Next-Level Wheat

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Experts estimate hybrid wheat will be on the market within 10 years. What can the seed industry and farmers expect?

It seems hybrid wheat’s time has come.

“It’s the new step-change in technology, and if there’s a company to do it first, it’s Syngenta, due to our germplasm pool and the knowledge we have,” says Darcy Pawlik, cereal product manager for Syngenta in North America. “It’s all about making wheat competitive with other crops including corn, soybeans and canola. We’ve done a lot of homework, and there’s a great story to tell with hybrid wheat.”

Pawlik spoke at a recent Syngenta media summit in North Carolina about hybrid wheat, where Syngenta staff suggested the company will have the product available and on the market for growers in the next several years.

It’s that kind of enthusiasm that those in the wheat industry eagerly anticipating a new era in one of the world’s most planted cereal crops. As corn and soybeans have overtaken wheat in terms of acres in the United States, the industry is thinking of ways to bring wheat back as a major player and give growers the benefits it believes will come with that change.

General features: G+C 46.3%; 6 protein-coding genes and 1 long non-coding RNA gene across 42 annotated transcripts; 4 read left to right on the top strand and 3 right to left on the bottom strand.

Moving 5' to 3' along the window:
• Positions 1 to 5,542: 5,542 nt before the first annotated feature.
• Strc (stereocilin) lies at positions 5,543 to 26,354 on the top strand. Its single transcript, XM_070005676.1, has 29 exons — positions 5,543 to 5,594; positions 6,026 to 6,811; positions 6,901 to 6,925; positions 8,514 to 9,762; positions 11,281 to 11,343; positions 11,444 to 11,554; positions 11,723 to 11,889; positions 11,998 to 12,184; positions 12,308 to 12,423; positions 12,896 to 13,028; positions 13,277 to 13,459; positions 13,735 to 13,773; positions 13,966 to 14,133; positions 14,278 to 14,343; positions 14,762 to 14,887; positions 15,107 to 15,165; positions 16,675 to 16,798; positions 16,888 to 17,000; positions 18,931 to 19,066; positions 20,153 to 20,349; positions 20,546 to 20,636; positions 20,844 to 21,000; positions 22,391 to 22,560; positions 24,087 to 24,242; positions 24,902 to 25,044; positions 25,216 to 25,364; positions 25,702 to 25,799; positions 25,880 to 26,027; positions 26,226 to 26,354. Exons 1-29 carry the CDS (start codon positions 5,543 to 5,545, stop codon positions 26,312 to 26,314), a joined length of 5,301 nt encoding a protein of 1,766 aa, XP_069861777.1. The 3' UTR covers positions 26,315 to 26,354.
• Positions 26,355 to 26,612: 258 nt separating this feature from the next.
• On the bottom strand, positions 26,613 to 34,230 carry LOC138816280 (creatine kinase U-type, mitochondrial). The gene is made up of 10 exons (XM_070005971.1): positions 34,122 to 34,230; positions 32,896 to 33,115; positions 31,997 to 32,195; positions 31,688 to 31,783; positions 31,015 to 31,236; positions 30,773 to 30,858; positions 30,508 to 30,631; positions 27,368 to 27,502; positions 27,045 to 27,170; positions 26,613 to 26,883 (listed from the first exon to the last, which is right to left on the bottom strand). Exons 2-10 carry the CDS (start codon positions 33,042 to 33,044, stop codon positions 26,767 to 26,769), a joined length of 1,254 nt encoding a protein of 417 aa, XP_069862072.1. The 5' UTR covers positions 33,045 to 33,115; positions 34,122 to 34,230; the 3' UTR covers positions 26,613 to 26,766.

“As time evolves, my expectation is you’ll see the wheat hybrids, with continued investment, become more common and more valuable,” says Stephen Baenziger, professor in the Department of Agronomy and Horticulture at the University of Nebraska, Lincoln. He agrees the 10-year time frame to seeing hybrid wheat hit the market is about right.

Baenziger is part of a research program working toward the development of hybrid wheat varieties. Also involved is Amir Ibrahim, a Texas A&M AgriLife Research wheat breeder. Ibrahim has been working on hybrid wheat since 2013, but wheat breeders first began looking at hybridization in wheat more than 50 years ago in the early 1960s.

“The price for wheat was so low, and the cost for the hybrid seed was too high at the time. Today we have a better handle on the genes and better prices and availability of genomic tools,” Ibrahim says.

Under a Monocot Improvement Initiative grant from AgriLife Research, as well as funding from the Texas Wheat Producers Board, Ibrahim is working with the University of Nebraska, Lincoln to test more than 600 lines of hybrid wheat in Nebraska and Texas.

The performance of the varieties of wheat developed by AgriLife Research’s wheat breeding team has been improving across the state and into other states with diverse climates, providing a solid base of germplasm.

Changing the Face of Wheat Farming

Researchers estimate hybrid wheat, when it does hit the market, will come with all the benefits seen in hybrid corn, a major one being increased yields.

“Farmers have to see a yield increase with hybrid wheat,” Baenziger says. “No farmer’s going to buy hybrid wheat seed if it doesn’t offer that.”

Ibrahim says that by using next-generation sequencing technology, they may be able to select for performance traits that can result in higher biomass and yield, drought tolerance, consistent performance, quality, disease resistance and agronomic adaptation, vigorous root system and increased production in low-fertility conditions.